The Center promotes understanding of the humanities and highlights their vital role in a vibrant, democratic society through a variety of public programs and initiatives, podcasts, and events.
Humanities in Action
Proposed solutions to the “fake news” problem do little to address a more fundamental issue—a serious lack of critical media literacy.
With estimates suggesting there are over 1 million undocumented students in American schools, immigration has become a significant issue for teachers.
At its best, humanities scholars’ work not only uncovers and interprets; it also facilitates understanding and mobilizes action on environmental issues.
The recent controversy over changes to the AP World History curriculum highlights the pedagogical problems associated with world history.
Parthenon Huxley describes growing up as a musically-minded expatriate in Greece in the 1960s and early 1970s.
Tani G. Cantil-Sakauye, 28th Chief Justice of the State of California, shares how the humanities helped her learn to celebrate and respect the stories and uniqueness of others.
Historian Ed Ayers discusses how the sesquicentennial Civil War observances in Richmond, Virginia, drew upon the past to reimagine the future.
Social studies teacher Michael Miragliuolo recalls an unexpected moment of understanding when encountering art from Southeast Asia.
What makes scholars so passionate about the subjects they pursue? What is it like for them to make a new discovery? To answer a confounding question? And what can we learn by taking the time to ask scholars about the research they are doing?
Confronting contemporary challenges is impossible unless we understand the ways that humans interact with their environments and the repercussions those interactions have both locally and globally.
This podcast features conversations with several recent Fellows whose scholarship deals with the Caribbean and its relation to the Atlantic slave trade as well as a birthplace for not only revolutionary democracy but reggae music.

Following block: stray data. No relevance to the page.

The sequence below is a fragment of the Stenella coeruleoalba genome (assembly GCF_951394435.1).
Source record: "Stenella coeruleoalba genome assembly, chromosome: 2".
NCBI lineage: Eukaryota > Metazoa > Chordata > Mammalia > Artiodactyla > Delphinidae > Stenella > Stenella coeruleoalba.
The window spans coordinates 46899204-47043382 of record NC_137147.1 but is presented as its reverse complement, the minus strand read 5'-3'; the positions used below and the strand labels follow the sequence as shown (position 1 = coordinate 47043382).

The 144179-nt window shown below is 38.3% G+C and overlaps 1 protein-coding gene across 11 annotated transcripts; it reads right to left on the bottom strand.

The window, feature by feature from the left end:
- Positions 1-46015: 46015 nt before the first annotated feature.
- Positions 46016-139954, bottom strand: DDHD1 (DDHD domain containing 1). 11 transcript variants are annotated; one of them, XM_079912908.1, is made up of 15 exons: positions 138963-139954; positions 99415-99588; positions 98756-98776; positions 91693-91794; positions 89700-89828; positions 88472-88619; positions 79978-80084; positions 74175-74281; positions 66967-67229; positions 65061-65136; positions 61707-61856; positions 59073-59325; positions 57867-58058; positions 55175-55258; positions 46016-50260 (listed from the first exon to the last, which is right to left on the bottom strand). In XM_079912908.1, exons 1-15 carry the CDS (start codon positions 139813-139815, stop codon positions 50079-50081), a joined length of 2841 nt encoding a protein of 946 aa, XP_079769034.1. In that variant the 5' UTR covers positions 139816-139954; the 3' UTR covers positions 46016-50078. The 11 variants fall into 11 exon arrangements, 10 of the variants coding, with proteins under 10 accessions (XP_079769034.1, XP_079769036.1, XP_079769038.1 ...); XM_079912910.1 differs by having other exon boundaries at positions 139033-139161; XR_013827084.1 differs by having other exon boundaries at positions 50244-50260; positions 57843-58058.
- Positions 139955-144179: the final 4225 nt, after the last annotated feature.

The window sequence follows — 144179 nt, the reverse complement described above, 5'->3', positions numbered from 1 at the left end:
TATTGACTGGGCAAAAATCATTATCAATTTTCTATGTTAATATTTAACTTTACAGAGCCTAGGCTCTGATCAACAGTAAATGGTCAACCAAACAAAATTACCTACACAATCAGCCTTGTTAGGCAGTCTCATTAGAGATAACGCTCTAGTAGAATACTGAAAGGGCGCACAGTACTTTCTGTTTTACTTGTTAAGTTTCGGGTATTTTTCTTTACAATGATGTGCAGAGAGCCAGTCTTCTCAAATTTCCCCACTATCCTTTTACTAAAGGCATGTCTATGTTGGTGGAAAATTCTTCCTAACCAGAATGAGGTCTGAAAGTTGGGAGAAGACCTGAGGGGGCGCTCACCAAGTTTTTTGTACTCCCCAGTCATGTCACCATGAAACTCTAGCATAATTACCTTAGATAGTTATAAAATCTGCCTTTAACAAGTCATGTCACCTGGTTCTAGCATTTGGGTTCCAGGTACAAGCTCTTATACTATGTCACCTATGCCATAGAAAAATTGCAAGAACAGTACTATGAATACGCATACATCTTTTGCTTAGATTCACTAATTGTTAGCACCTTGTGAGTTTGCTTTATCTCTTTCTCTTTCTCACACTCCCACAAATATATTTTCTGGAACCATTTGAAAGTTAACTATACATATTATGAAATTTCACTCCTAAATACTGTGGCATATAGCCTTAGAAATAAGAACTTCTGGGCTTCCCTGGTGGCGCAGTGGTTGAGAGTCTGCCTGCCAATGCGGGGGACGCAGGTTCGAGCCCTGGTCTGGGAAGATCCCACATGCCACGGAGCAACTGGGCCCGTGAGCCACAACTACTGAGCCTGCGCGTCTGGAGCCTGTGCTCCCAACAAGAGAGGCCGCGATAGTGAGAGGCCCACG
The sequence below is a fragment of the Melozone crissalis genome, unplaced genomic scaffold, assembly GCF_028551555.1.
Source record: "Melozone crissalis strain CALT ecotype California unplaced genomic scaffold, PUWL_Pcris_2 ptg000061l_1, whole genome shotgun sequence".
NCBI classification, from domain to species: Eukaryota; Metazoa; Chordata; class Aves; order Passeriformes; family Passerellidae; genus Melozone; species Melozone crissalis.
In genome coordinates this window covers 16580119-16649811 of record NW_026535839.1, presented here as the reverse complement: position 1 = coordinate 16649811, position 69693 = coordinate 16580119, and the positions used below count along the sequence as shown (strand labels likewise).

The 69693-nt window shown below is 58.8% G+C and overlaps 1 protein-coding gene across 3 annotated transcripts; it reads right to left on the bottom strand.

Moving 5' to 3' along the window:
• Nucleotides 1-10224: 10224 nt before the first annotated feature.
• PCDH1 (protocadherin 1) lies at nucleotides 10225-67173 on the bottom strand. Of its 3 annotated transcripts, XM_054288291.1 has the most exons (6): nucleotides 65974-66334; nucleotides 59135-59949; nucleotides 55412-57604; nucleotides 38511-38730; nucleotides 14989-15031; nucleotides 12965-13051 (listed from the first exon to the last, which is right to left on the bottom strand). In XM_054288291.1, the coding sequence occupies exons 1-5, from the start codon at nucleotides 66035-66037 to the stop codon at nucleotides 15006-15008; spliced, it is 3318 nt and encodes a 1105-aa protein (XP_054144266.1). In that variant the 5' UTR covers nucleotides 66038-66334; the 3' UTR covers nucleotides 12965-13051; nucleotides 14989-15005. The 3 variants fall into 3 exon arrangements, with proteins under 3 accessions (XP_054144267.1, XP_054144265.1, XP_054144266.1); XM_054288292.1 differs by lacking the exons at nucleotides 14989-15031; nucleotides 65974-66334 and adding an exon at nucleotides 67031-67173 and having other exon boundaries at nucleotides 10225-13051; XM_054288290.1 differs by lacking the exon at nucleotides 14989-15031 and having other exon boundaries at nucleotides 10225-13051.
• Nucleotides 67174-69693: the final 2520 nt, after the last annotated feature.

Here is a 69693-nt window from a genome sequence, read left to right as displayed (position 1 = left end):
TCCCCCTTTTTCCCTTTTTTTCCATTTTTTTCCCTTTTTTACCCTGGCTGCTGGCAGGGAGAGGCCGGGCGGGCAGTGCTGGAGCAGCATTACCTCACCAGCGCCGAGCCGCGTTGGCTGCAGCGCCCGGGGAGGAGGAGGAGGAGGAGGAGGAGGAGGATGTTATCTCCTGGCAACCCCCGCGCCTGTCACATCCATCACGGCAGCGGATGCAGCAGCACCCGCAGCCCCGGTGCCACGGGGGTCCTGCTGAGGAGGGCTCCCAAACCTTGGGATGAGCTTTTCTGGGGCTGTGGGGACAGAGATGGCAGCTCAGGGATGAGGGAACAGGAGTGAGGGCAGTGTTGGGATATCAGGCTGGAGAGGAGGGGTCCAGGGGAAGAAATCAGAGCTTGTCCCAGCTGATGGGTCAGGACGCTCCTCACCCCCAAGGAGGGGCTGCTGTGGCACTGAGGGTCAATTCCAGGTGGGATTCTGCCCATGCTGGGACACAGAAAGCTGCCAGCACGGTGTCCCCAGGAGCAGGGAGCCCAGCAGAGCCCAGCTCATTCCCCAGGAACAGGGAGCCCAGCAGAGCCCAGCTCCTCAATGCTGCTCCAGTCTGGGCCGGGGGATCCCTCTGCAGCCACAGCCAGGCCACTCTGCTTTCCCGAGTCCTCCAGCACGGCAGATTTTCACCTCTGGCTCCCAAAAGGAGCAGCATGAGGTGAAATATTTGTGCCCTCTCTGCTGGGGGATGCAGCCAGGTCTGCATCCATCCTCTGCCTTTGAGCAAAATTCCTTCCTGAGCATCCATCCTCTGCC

John H. Smith, Fellow 2017–18
This podcast traces the shifting understandings of the infinite across the long 18th century, with particular focus on German figures such as Leibniz and Hegel, as well as intellectual movements including Romanticism and the Enlightenment.
November 19, 2019 at 6:00 pm
Cara Robertson (Fellow 2004–05; 2005–06) will discuss one of the most famous trials in American history, offering not only a detailed account of events but a window into life in America’s Gilded Age.
On Exhibit September 3–December 30, 2019
This exhibit addresses inequalities in the voices we hear and the lack of diversity in the images we see by recognizing the work of female artists working in the regional South.
September 26, 2019
A public conversation with four leading scholars of environmental humanities and science discussing coastlines and cultures in the context of climate breakdown.
April 3–5, 2019
This unique three-day summit of environmental humanities scholars and experts from across the country featured a dynamic intersection between discussion, presentations, and exhibitions, grounded in practical site excursions.
Simonetta Falasca-Zamponi and Mia Fuller, Fellows 2018–19
A fascinating discussion about the closing months of World War II and its aftermath, as Italians began coming to terms with the legacies of Fascism.
NHC Public Event
Seymour “Sy” Hersh, one of our nation’s most important investigative journalists, discusses his most recent book, Reporter: A Memoir.
Maud Ellmann, Fellow 2017–18
This talk examines how the 1931 evacuation of thousands of children to the British countryside came to influence psychoanalytic theories of the child and the depiction of children in wartime fiction.
Alan Taylor, Fellow 1993–94
Historian Alan Taylor discusses how republican reliance on popular sovereignty complicated efforts by elites to improve voters through education after the American Revolution.